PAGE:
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VOL. V., NO. 729. JTOEAU. AT,A SKA, SATURDAY, MARCH 27,1915. " < ^ PRICE TEN CENtS.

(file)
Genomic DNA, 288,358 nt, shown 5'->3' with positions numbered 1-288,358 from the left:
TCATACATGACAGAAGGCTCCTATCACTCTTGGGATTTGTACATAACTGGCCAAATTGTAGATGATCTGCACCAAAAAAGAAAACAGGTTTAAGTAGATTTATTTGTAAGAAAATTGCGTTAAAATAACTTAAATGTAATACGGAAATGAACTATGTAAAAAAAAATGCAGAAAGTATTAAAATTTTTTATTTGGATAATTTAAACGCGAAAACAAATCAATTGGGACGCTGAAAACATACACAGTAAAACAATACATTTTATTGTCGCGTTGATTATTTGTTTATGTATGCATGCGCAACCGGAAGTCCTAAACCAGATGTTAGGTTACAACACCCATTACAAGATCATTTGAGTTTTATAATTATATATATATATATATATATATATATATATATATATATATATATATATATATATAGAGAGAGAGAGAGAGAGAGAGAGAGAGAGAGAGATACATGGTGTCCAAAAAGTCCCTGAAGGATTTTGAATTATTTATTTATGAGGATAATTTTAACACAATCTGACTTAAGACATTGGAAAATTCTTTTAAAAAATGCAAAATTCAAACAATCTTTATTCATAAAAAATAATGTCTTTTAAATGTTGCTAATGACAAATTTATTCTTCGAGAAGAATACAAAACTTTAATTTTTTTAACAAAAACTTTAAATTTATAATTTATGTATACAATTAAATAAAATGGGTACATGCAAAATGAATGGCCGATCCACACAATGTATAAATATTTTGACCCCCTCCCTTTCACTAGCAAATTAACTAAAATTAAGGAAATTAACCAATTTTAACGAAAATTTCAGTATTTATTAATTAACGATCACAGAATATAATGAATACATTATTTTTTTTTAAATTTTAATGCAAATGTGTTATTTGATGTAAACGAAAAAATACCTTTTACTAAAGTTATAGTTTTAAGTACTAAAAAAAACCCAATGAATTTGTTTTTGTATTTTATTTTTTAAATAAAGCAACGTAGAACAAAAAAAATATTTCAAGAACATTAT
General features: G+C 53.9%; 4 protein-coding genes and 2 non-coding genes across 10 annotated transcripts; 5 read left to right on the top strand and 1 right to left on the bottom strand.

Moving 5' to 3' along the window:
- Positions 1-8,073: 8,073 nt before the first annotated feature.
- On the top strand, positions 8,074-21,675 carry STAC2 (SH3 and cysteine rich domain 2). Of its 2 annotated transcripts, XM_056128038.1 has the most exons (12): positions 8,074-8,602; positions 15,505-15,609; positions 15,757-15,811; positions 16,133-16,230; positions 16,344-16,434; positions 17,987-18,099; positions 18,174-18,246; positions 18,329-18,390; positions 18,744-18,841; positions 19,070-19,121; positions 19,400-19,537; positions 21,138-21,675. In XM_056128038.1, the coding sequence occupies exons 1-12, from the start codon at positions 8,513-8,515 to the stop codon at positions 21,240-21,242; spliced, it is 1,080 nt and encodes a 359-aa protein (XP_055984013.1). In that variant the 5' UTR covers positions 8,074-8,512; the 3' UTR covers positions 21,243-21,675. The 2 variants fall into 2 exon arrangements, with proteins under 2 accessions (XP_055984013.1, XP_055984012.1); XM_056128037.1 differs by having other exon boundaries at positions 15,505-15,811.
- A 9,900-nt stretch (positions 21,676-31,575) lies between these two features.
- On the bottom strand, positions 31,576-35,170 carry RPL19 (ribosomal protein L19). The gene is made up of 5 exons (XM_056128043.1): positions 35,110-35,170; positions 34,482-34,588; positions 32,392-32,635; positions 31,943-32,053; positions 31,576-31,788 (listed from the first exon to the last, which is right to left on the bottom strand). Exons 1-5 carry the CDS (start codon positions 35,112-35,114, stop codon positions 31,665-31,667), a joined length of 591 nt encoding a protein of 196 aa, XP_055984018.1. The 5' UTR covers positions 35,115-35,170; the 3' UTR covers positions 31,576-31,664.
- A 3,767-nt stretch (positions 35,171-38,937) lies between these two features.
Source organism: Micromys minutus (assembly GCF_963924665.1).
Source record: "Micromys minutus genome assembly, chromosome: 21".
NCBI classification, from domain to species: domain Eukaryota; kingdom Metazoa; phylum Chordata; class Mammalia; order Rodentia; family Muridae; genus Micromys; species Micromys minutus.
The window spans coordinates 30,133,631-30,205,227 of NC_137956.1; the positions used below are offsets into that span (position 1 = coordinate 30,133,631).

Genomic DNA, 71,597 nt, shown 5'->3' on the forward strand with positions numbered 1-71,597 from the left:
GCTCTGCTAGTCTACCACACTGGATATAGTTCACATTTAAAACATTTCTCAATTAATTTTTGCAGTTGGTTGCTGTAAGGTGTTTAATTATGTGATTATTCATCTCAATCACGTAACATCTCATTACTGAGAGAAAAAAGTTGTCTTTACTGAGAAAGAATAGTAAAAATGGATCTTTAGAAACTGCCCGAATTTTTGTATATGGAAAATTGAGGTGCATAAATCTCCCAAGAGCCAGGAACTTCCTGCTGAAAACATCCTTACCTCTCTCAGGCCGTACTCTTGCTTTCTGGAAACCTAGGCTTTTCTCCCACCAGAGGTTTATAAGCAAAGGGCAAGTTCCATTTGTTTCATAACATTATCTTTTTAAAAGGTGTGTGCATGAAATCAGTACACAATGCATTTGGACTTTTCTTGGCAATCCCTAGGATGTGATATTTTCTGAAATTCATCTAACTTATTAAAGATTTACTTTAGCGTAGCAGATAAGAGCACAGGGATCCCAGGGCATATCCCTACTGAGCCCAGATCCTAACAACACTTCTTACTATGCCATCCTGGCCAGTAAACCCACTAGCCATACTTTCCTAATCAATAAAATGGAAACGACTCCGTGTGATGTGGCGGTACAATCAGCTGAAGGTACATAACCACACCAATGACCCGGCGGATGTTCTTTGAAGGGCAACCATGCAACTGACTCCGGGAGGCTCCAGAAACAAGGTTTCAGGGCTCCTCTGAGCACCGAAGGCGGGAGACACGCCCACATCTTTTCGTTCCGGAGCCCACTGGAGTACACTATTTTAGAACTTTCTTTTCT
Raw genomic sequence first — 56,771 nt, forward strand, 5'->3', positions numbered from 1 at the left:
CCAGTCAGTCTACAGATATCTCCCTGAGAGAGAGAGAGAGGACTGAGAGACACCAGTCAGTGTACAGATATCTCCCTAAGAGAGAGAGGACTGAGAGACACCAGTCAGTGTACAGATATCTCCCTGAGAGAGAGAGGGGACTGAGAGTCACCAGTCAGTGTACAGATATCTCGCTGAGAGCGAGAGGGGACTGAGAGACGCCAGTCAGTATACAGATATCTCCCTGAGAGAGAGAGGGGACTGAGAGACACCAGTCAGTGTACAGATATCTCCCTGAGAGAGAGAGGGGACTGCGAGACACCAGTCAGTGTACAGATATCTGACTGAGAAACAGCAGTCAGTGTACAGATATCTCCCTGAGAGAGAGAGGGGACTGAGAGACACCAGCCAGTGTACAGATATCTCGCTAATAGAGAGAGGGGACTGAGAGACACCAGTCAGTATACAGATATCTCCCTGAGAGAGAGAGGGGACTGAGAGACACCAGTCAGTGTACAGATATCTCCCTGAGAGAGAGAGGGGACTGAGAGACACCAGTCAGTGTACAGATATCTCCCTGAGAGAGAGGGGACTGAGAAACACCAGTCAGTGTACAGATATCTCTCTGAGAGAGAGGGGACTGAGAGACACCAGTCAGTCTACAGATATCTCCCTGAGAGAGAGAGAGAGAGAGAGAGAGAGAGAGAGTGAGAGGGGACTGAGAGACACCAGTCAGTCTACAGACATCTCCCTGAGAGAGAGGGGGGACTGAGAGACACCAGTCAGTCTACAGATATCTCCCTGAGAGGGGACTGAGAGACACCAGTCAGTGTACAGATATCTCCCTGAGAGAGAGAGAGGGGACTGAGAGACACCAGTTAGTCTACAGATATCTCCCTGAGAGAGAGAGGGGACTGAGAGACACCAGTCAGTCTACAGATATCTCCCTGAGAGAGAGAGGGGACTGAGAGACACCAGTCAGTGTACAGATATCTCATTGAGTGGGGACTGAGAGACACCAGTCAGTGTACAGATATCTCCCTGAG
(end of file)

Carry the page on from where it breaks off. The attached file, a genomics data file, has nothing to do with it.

SEWARD ROUTE TO BE CHOSENj SEATTLE, March 27.? An arrival hero from Washington, "a man of prominence who has close administra tion connections," says the announce-1 ment of the location of the route for the Alaska railroad will be made some time next week?possibly Mon day. He says the route will be from Seward taking the Alaska Northern line to Knik. thence through the Susit na valley and Broad pass to Nenana.j with a 3S mile spur to the Matanuska; coal fields, and ultimately with a branch from Mile 187 on this route to Nulato. PLANS NEVER CHANGED. Tho informant says that this has been the route the administration has, favored ail the time, and that the only thing that has held up the an nouncement has been the delay in arriving at a price for the Alaska Northern railroad. He says that the government has not had any idea of purchasing the Copper River and Northwestern railroad, and that the talk of it has been due solely to the desire to get a reasonable price from the Alaska Northern railroad, which was asking $4,000,000 for its proper ties and rights. PRESIDENT HAS AUTHORITY TO BUY WASHINGTON*. March 27. ?Attor ney-Ceneral Thomas W. Gregory ha* decided that the President has the au thority to contract for the purchase of both Alaska railroads right now. or to enter Into any sort of a contract for acquiring them and obligating the United States for the purchase price up to the full amount of $35,000,000. the sum at which Congress limited the railroad cost. Will Purchase Alaska Northern. It is believed thut this will result in the early purchased pf the Al aska Northern railroad, l: is known that the negotiations for the purchase of thcwUaska Northern at the sum of $1,150,000 ha3 been practically closed. This Is tho valuation placed on the railroad by Eugene Underwood, bro ther of Senator O. W. Underwood, of Alabama, who had charge of appraise ments last year for Alaska railroad engineering board. The payment will be made one-half In cash and the re mainder In two years. The railroad engineers will estab lish a purchasing agency in Seattlo im mediately for the purpose of buying supplies for the railroad this summer. P. Warren, one of the commission's engineers is now in the Panama zone, selecting material that was used in construction work there for uso on the Alaska railroad from Ship creek to Matar.uska. This material will cost only tho transportation charges. The locomotives that were used in Panama construction may be convert ed for use on board gauge tracks and utilized in Alaska. VILISTAS ATTACK CARRANZISTAS BROWNSVILLE. Tex.. March 27.? A battle between forces of Gon Villa an Gen. Carranza at Matamoras be gan at noon today. Both sides have been warned by Col. Blocksom. U. S. cavalry, against firing across the bor der. Arranging McManus Indemnity. WASHINGTON. March 27. ? The amount of the indemnity for killing .Tnhn B. McManus is being aranged today at a conference between the Brazilian minister. In charge of Am erican affairs at Mexico City, and Gen. Palafox, representing Gen. Villa. Carranza Uses Characteristic Methods BOSTON. Mass.. March 27.?That the commander of Carranza forces threatened to have the British consul in Guadalajara shct because he re fused to give up arms In the British consulate and did have him led before a firing squad: that tho American and other consuls were threatened with imprisonment for insisting on retain ing their arms, is a statement by Bish op Henry D. Aves, Episcopal bishop of Mexico, in a letter to a friend. GOOD REPORTS CONTINUE COMING FROM TOLOVANA FAIRBANKS, March 27.?Good re ports continue to come from the Tol ov&na strike. The rush to the place is growing. Two Tickets at Fairbanks. Two full tickets arc in the flold for the municipal election here, and a third ticket Is in process of formation. ? 4 + + ?> -f> ? * * WEATHER TODAY * ? ? ? ? <? *? Maximum?58. + + Minimum?33. * + CLEAR. * ? ? + * * * * * J. J. HILL URGES j BANKS TO LEND MORE MONEY NEW YORK. March 27.?James J. Hill says that, whilo the outlook for business this season Is good and grow ing better as the money that has been centering In the agricultural states is finding its way into the channels of trade In payment for purchases. It would be booming if it wore not1 for the settled policy of the big banks of New York and other Eastern cities; to discourage loans for American de-! velopment purposes. Ho says the tankers of tho East arc endeavoring to have a vast sum of money available in the banks of the country with which to handle the rohabiliation loans that will bo placed by the Na tions of Europe as soon as the war shall have terminated. Hill says that this policy has been decided upon by, the bankers for two purposes?first, to make the United States tho bank ing Nation of the world, and, second, to get the big brokerage commissions that will be paid for placing the for eign loans. Hill has protected against this pol icy. and is endeavoring to show the New York bankers that the Ameri can people will bo better prepared to absorb foreign loans if they are per mitted to develop their capacity to produce more of the products that will be required in Europe when peace shall have been reached. He con tends that European purchases of raw material and manufactured articles in the United States will be limited only by American production for sev eral years after the war ends and that good busines would dictate that the production should be as large as it is possible to make it. In this way, he says, we would get the loans, hold the interest bearing security and re tain here the money loaned. Hill is using his influence with the financial interests to induce a more liberal lending policy toward those who need the money for development purposes. He says that such a policy is all that is needed to create the most prosperous times In tho Ame^i-. PROSPERITY NEARLY HERE SAYS LANE LOS ANGELES. March 27. Secre tary of the Interior Franklin K. Lane, speaking here today, said that a flood tide of American prosperity will he upon us within six months. He said that he stated it on tko authority of the most extensive interests of the country. Within six months, he said, no man really socking employment will he out of work. Americans Lend to Europe. NEW YORK. March 27.?It was an nounced this afternoon that at con ferences among bankers it has been decided to make loans, which will amount to extensions of credit, to Great Britain. France. Italy and other countries in addition to a loan of ?10. 000,000 to Germany. SMISER SAILS FOR JUNEAU TONIGHT SEATTLE, March 27?United States District Attorney James A. Smiser, ac j companied by Mrs. Smiser. will sail on the Jefferson tonight for Juneau, where Mr. Smiser will assume the du ties of his office. Jefferson's List. The Jefferson will sail at 0 o'clock with the following named passengers: For Juneau?F. H. Haller, F. P. Cook, E. W. Emerson. H. A. Bishop and wife. John J. Peterson and wife. Irma and M. Peterson, I. J. Macomber. L. OI i assa, James A. Smiser and wife, Mrs. F. M. McLean. Miss Ada White and j seven steerage. For Douglas?Glen H. Hunter, C. J. | Skillman and wife, and three steer The Jefferson will also have SO pas sengers for Taku and Excursion Inlet canneries. The City of Seattle's List. The City of Seattle will also sail tonight with the following named pas> sengcrs: For Juneau: T. H. Elwick, Clarence Anderson. S. T. Shaw, L. J. Blake, Mrs G. M. Scott. F. N. Chovin, L. B. James. Victor Epsteyn and three steer j age. For Treadwell?J. H. Christoc and wife and Mrs. A. E. Christoc, Paraiso Tomorrow. The Paraiso will sail tomorrow with ? 70 passengers forNCapo Edwards and Harheen canneries. ? t t JOHNSON-WILLARD FIGHT IS SET FOR APRIL ? j HAVANA. March 27.?The Johnson ! Wlllard fight has been postponed un | til April 5. HIGHWAYMEN ROB OKLAHOMA BANKS OKLAHOMA CITY, March 27?Tw< banks were robbed of $5,000 at Strom today, by bandits whom posses hav< surrounded in a grove of trees. BOUNTY ON W PL! RO' The Sulzor bill, providing a bounty of $10 on wolves, passed tho House this morning with tho understanding that tho ways and means committee will appropriate $20,000 to take caro of its first two years of oporation. as tho maximum amount tho Territory will expend for tho purpose, during that period. The bill will now go to Governor Strong for his signature. Representative Day of VBaldez dis sonted to tho passage of tho bill. The Treasurer of Alaska will bo disbursing agent of the bounties, and shall rocoivo tho pelts, according to the provisions of the bill. Tho hides must have tho head and loft fore-arm. Kalso statements in regard to tho hides will bo punished by flno or im prisonment, or both. Representative Hcckman read a letter from Scott Simpson, Canadian Indian agent at Telegraph Creek. B. C.. which declar ed that tho Canadian law providing a $15 bounty on wolves had "cleaned up thoso animals." and that few pelts were now coming in. Grubstake Amendment Passed. The Day grubstake contract amend ment passed the House, Representa tive .Moran voting in tho negative. The bill nullifies all grubstake con-; iar tracts anccung wiu uuv ui uimmt claims "heretofore or hereafter en tered Into." except where both par ties to tho contract havo absoluto knowledge of the claims, and pro vides that all contracts must be duly subscribed to and recorded. Repre sentative Moran said he had voted against the bill under the impression that there was no grubstake law on the statute books. The House also passed tho Senate memorial asking for wireless stations at Sulzer. Craig and Tokcen, on the west coast of Prince of Wales Island. The Houso and Senntc rushed convene at two o'clock today for the Bruner memorial services, and Invi tations to tho Foderal and Territorial A "Free School" Bill. Senator O. P. Hubbard of Valdez in troduced In the Senate this morning a bill providing for the creation of the office of superintendent of public in struction, at a salary of $4,000 a year, and establishing a free school system for Alaska to be maintained by an ap propriation of 25 per cent, of all for est reserve moneys "available and: hereafter available. The bill would have the superintendent of instruction elected by the people. He would be president of the board of education, the two other members being the Gov ernor and the Secretary of the Terri tory. The bill further provides that after the legislative session tho Board shall Inaugurate a school system pro vidlding compulsory education for children between the ages of six and eighteen years. Xo distinction or classification of pupils shall be made because of race, color or religion, the bill concludes. President Sutherland referred the bill to the education com mittee of the Senate. Towns Want Mail Service. Senate Memorial Xo. 7. by Mr. Sul zer, directed to the Postmaster-Gener al. and asking for a weekly mail ser vice for eleven towns on Prince of Wales Island, was read and referred to the committee on transportation Commerce and navigation. S. B. 20, designating Juneau as the place for the trial of actions brought by the Territory for the collection of revenue under Territorial acts, was favorably reported for passage by tho judiciary conmmicc. The judiciary committee also rec ommended the passage of S. B. 17, making It a misdemeanor for any per son to defraud inn-keepers. Tho bill was amended in committee, to exempt obligations for intoxicating liquors. May License Undertakers. Correspondence between Governor Strong and Eugene R. Kelly, commis sioner of the Washington State board of health, in regard to tho shipment of the dead from Alaska to points in tho United States, was read in tho Senate. Tho letters are referred to the education, public health and san itation committee. It was recommended by Commls rlonor Kelly that undertakers in Alas ka should be licensed, in order to avoid tho delay and expense often In t volved at Seattle, by further embalm 1 j ment of bodies. Governor Strong rec ommended tho passage of a law cov ering the subject. > GERMANY USING ECONOMICAL TORPEDOES ? AMSTERDAM. March 27.? Ger many has invonted a now torpedo to be used against transports and other unarmed ships at short range. These > smaller torpedoes will ? enable Ger > many to economize and maintain a I warfare on merchant shipping with > out expending powerful and expensive long-range torpedoes. HO: With tho "vacant chair" of Senator. Ehvood Brunor shrouded in mourning, but with swcotly perfumed blooming flowers burying his desk, tho Terri torial Legislature convened at 2 o' clock this afternoou. in the House chambor, ns an assembly of sorrow. Eulogies to the lafe member were spoken by Speaker E. B. Collins, Sen ator Benjamin F. Milard, Representa tive Martin P. Moran, and the Rev. John B. Stevens, chaplain of tho Son letter from Leo V. Ray, of Soward, president of the First Senate, also paid high tribute to tho memory of the absent member. During tho me morial hour tho flags on the govern ment buildings hung at half-stuff. Tho joint sossion- was called to or der by Speaker Collins, who appropri ately eulogized the late Senator, and after the roll call of tho House Presi dent Sutherland, of the Sonate, tool: tho gavel. The roIFcal! of tho Senate J was called, the name of the absent! member being uttered throe times.! Prayer was offered by the Rev. G. E.! Renison, chaplain of tho House. Senator Millard's oration was a beautiful memento or tnc somDre oc casion and ho was followed by Rep resentative Moran, who eloquently! told of the Senator Bruner that hoi knew. His description of the beaute ous, kindly and generous character that had endeared.Senator Bruner tor his friends of the North came from a great depth, and the emotion he fcltj at recollections of his former friend was conspicuous during his nddress. He was followed by Rev. Stevens, who declared, that Ills short acquaintance! with Senator Bruner had taught him that the Nome man's daily greeting was one of the simplest,, yet most pre clous, graces of his dally life. In part, Senator Millard'r. tribute to Senator Bruner's memory, was as follows: "In many ways our friend was a: reasonably perfect man. In physique, poise and Intellect ho had/reached nyi "He was a genial, kindly gentlman. and one meeting him could never for get the smile, the kindly eye, and the peculiar facial contortion and friendly expression when In conversation. "He was forceful in debate, thought for himself, and stood strong.y for just laws; laws that would luurc to the best interests of his constituents. "There was no sham or deceit about him. Ko boldly advocated his opinions and despised the- pretending groat and the arrogant little. "[n his death tho Alaska legislature and the people of Alaska lost a strong character and a slncero friend. "We. who know him best, loved him for his many good qualities, and above all his kindly nature and interesting intelligence. " 'His mind to him a kingdom was.' "We should try to understand In or der to forget. Tho late Senator Bru ner had hi3 defects, and whosoever has none, lot him cast tho first stone. "Confession of fault Is not weakness but strength. He realized and admit ted his shortcomings. "It is human to err, but In all lives charity Is due, and, after death, It Is God-like to draw tho veil ovor all but tho good, and when wo think of him, whom wo mourn, remember only tho i sturdy oak be was. "Personally I was fond of the late Senator, and 1 looked, forward with pleasure, as wo all did. to the time we might meet again, and I was much grieved to learn of his death." MISS BEHRENDS TO BE JUNE BRIDE The engagement of Miss Beatrice Margaret Behrcnds, daughter of Mr. and Mm. Bernhard M. Behronds, to Mr. John Francis Mullen, was an nounced today at a luncheon given by Miss BehrendS' at her homo on Fifth street. The wedding will take place in Juno. The luncheon guests were: Misses Alma Sowerby, Plooma Crowthcr, Gertrude Held. Elizabeth Held, Maymc Charon, Marian Ousby, Lenore Ilydo, Muriel Folsom, nnd Mesdames C. E. Cartwright, Z. M. Bradford and V. N. Dupuy. <? 4.-4* 4> + *> 4" 4* 4? 4* 'J* 41 + ?> 4* ;-: ? SAVING UNITED v 4? STATES SUBMARINE 4 4- HONOLULU. March 27. ? * ?fr F-4 submarine is , being gradu- ? 4* ally brought to the surface. 4? 4. ? 4. 4* Expect Crew To Be Saved. + }.? HONOLULU, March 27.?It + | ? was announced this morning by ? j 4- Capt. Duffy, captain in charge 4? 4? of tho navy yard hero, that * 4 thoro is every indication that * | 4? the F-4, which was definitely 4* ? located "yesterday evening, will ? 4> be floated this afternoon. . . - + ?> It is believed that there Is a ?> . 4 good chanco that those on 4 ? board will be found alive. ? Ml LONDON, March 27.?The Russians at tho eastern end of the Russo-Aus trian line of battle in Galicfa havo suf fered a rovorso. While two Russian armies were successfully pressing their way to ward Hungary. Gen. IvanoE's forces were beaton back from Czernowitz. Rukowlna. and driven soveral miles north of Truth river. Germans Come to Austria's Aid. LONDON, March 27.?Germany is! rushing vast reinforcements to the; Austro-Hungarian linos in tho vicinity ot the Carpathian mountains, which the Russians aro attacking with groat; It Is feared at Berlin, according to Copenhagen dispatches, that a sue-: cessful invasion of Hungary would re-j suit in the immediate entrance of the Balkan States, Greece and Italy In the war. RUSSIA STARTED THE DEVASTATION WAR BERLIN, March 27.?The war of fice says: "The Russian hordes East of Reich awehr gained a cheap success by In vading the most northeasternmost portion of East Prussia In the direc tion of Mcmel. They pillaged and burned villages and estates. As a re taliatory measure, for each village or estate burned down on German soil by those hordes In the future threo villages or estates on Russian soil held by tho Germans will be set on fire. "Every bit of damage caused by fire In Momol will bo answered by us In this way. We will burn down the Russian government buildings at Su walkl and such other Russian pro vincial -capitals as may be In the hnuds of the Germans." Russian Atrocities. LONDON. March 27?A Berlin spec ial says that during the first Rus sian Invasion of East Prussia. 10,000 houses wore burned, 2,000 civilians murdered and 4,000 kidnapped. Dur ing second Invasion of the 15,000 civ ilians who remained in tho province up to November 4,000 had been mur dored or kidnapped by tho Russians. RUSSIANS GET MANY GUNS WITH PRZEMYSL PETROGRAD. March 27.?In addi tion to 11JM502 prlsoncrd3, Russia se cured more than 2,400 guns. 1,000 of which were heavy cannon, with tho fall of Pryzemysl. Many of the heavy cannon were of German manufacture and taken to Przemysl by that coun try at the time of the first Gorman movement to aid Austria withstand the Russian attack. Czar Calls it "Permysl" The Czar has issued an imperial edict changing the name of Przomysl to "Permysl." Foijjht In Dscp Snow LONDON, March 26.?Pctrograd re ports say that weather In the Carpa thians is extremely cold, tho temper ature registering from 14 to 40 de gress below zero. In some mountain valleys tho snow is drifted 20 feet high. Battles fought in snow shoulder high arc common. WHITE STAR LINER RACES SUBMARINE LIVERPOOL. March 27.?Tho story , or n tiirllllpg raco through the Irish sea and escape, from a German sub marine Is told by passengers on the White Star liner Arabic, arriving from New York. The raider made every cf . fort to get close to launch torpedoes, but the groat speed of the Arabic saved her. Soon after entering the Irish sea the outlook discovered the periscope ! of the submarine, and the race began immediately. Orders wore given to put on full steam, and the Arabic dashed away for 30 miles. Tho sub marine kept up the chase, but was j unable to get close enough to launch ? the torpedo. AIRMEN RAID MET2. BERLIN. March 27. ? An official statement today said that hostile air : men had dropped bombs on the rortl ' Ccntlons of Motz, killing three sol ! dlcrs. Germans Drop Bombs. PARIS, March 27.?Calais and Dun kirk wore visited by German alrmoi I this raomiug. Six bombs wore dropped at Dunkirk and one at Ca ALASKA GOLD. NEW- YORK, March 27. ? Alask,' Gold closed today at 34ft; Utah Cop RUSSIA WINS VICTORIES IN CARPATHIANS GENEVA, March 27?Dispatches re ceived by Swiss newspapers continue to emphasize the succoss of the Rus sians In the battle which Is still In progress In tho Carpathian mountain roglon. Tho struggles In UJolc and Lupkow passes are said to have been particu larly desperate, with heavy losses for ihc Austriano. Success In North Poland. LONDON, March 27.?The Riisslan army in Northern Poland In the mid dle Nleman river district continues to irieot with success, though the offen ;.ivc movements of the Russians Is contested by greatly reinforced Ger man forces. Tho lighting Is general In the vicinity of Oscowctz. GERMANS PREPARING TO QUIT SIEGE ??* ? * PETROGRAD, March 27.?The Ger-J mans arc preparing to lift the aiegcj of Ossowetz. This action It is be lieved forecasts their general retreat! from the region of the Bour river! where they have been trying to ad-: vancc into Poland. According to the; Petrograd War Office the Russians j hold the master hand because of their i j unequalled ability to reinforce their army. Ossowctz Not Hurt PETROGRAD. March 27.?Ot Osso wctz. on the Bohr river, tho German bombardmcnl has done little dam* I ago. It is reported that 15,000 Ger | mans have fallen in that region. The j Germans have relied mainly on their heavy artillery to stem the Russian j advance in Northern Poland, but cv-j en with their many big guns, have | not checked tho Russian drive. It| is reported, but not confirmed, that! at one point in Northern Poland, near! tho Mazurlan lakes, the Russians areI on tho threshold of another Invasion J of German soil. FRENCH SAYS WAR WILL BE SHORT! ?+? PARIS, March 27.? Gen. French! j in an interview with the Havas News ( Agency says: "It will not be a long war. The j ! Spring promises well for the Allies.' ! We believe that definnte and decis- \ Ive victory awaits us at the end of | these past hard months of the war/I Ammunition is the pro-requisite of all j i progress and the Germans need it a 1 great xloal more than we do." DAROANUS FORTS ARE POSITIVELY DESTROYED PARIS, March 27.?It has been es tablished beyond doubt that the forts at Dardanus on tho Dardanelles have been destroyed, and those at Kilid Bahr seriously damaged by the allied fleet. CONCERTED ATTACK TO BEGIN ON DARDANELLES ??J?? ATHENS. March 27.? Telegrams received last night said that the land j forces will begin an attack on the in ner defenses of the Dardanelles in concert with the allied fleet on the arrival of further warships. The Peninsula Neck, three miles in width, 1b held effectively, which cuts jthe Turkish communications on the Peninsula. TURKEY PREPARES TO RESIST THE ALLIES ATHENS. March 27.?Eighty thou sand Turkish soldiers have been con centrated near Smyrna, according to information from Tencdos. They arc to opposo tho advance of the Anglo French forces if Smyrna falls. ? 4 ? ! CANADA IS RAISING ANOTHER ARMY CORPS .'.? , OTTAWA, March 27.&?Canada has |; begun to raise tho fourth army corps ' t'or th^ war. This would make 110, > >00 men to be' furnished by Canada. ? SCANDINAVIANS ALL KICK AT ALLIES ?-J*? LONDON, March 27. ? Denmark, Norway and Sweden have made an Identical representation to the allied 1 governments against the Anglo-French 11 policy of reprisals on Gorman com ' | merce. U. S. AFTER MORE RUSSIAN TRADE ? WASHINGTON. March 27. ?Step3 i have been taken by the Administra 5 tlon to negotiate a now treaty of -: trade and commerce with Russia to supplant the treaty abrogated on Jan. 1, 1934, as result of Russia's dis^ crimination against American citi zens on account of race or religious t beliefs. Trade opportunities in Rus ? Bia, officials believe, surpass those ir South Amorlca. ITALIANS NOWTAKE LAST STEP ROME, March 27.?Every necessa ry measure Is now being taken by the government for Italy's Immediate de claration of war against Austria and Germany. That Italy has definitely decided to Join the war on the side of the Al lies, and that the last steps leading to the Inevitable Invasion are being taken, Is admlted by all. BULGARIA AND ROUMANIA WILL ALSO ENTER WAR ome, March 27. ? Close observers here of the Balkan situation see Indi cations of the gradual tendency on the part of Bulgaria to adopt a policy fa vorable to the Allies, and It Is believed that that country hopes to be in posi tion to act jointly with Italy and Rou mania In that direction. London Sees Early Peace. LONDON. March 27. ? That Italy and Itoumanla, certainly, and Bulgar ia and Greece, probably, will enter the war In behalf of the Allies Is the con fident belief of the war office. It ,1s hoped that ah early movement by them will result In like action by the countries of Northern Europe, and the presentation of such a showing of strength that Germany and Austria will sue for peace. ALL EUROPE WILL BE IN WAR YET LONDON, March 27.?The Rome correspondent of the London Times r.ay3: "I am Informed that Iimporor Francis Joseph, who often writes to the Pope, assured him that It was his nrdent wish to end the war, but that the defense of the Empire's ter ritorial Integrity was indispensable, therefore, peace was impossible until the ncrny had been driven out of the invaded provinces. Territorial _ con cessions on the Western frontier would Imply the renunciation of sov erignity over the Eastern provinces now held by Russia. "The Austrian ambassador is under stood to have remarked to members of his staff that the prospects of peace had diminished instead of in creased, and that war threatened to extend until no Eun&can countiy would be left neutral." Italians Dispose of German Credits NEW YORK, March 27.?One of the interesting and significant devel | opmcnts in foreign exchange market ; in New York since Wednesday has been the eagerness played by Italian bankers, Italian merchants and others having busines relations with Ger I many to dispose of their mark credits | and turn them into dollars. Austria Getting Ready LONDON, March 27.?Rome advices ? say that a courier of the Austrian em bassy has been making bi-weekly trips ; to Vienna carrying important, confi dential archives which would be un i safe in Rome if war should be de clared between Italy and Austria. I GREECE URGED TO ENTER WAR ??5? ATHENS, March 27.?M. Venlzelos. late Prime Minister and leader of the parliamentary majority, sayB he is convinced that the new Greek Cabi net will be forced to abandon Greece's neutrality policy and participate with tho allies in the operations against Constantinople and Smyrna. He said: "Tho new government must, boforo it is too late, adopt a policy of action. 1 If tho government will embrace this 1 policy, I givo formal assurance, as j tho leader of the Parliamentary ma ! Jority, that I will give them loyal sup port. In pursuance of this lino of ac tion, tho oulcker a decision 13* taken the greater will bo the advantages to Greece's Interests." To a remark by one of his adher ents that if such a policy is to be adopted it should be safer under a Voniclos Cabinet, Venlzelos replied that tho present moment was not one for a fresh Ministerial crisis. Ho said: "Once Greece decides for war it will be her army, led by her King, that will liuvo execution and in the King's military genius and the army's devo tion the nations have unbounded confi dence. In that case, therefore, it is j unimportant whether Venlzelos or Gounaris is in power." Venlzelos stated that once Greece joins the allies, Bulgaria will be fol low 'jcr example. "Greece must assist in the dismem berment of Turkey," he said in con j eluding. SEATTLE FIREMAN KILLED. SEATTLE, March 27.?Fire ("apt i \V. D. Thorno was thrown from a truck today and fatally injured,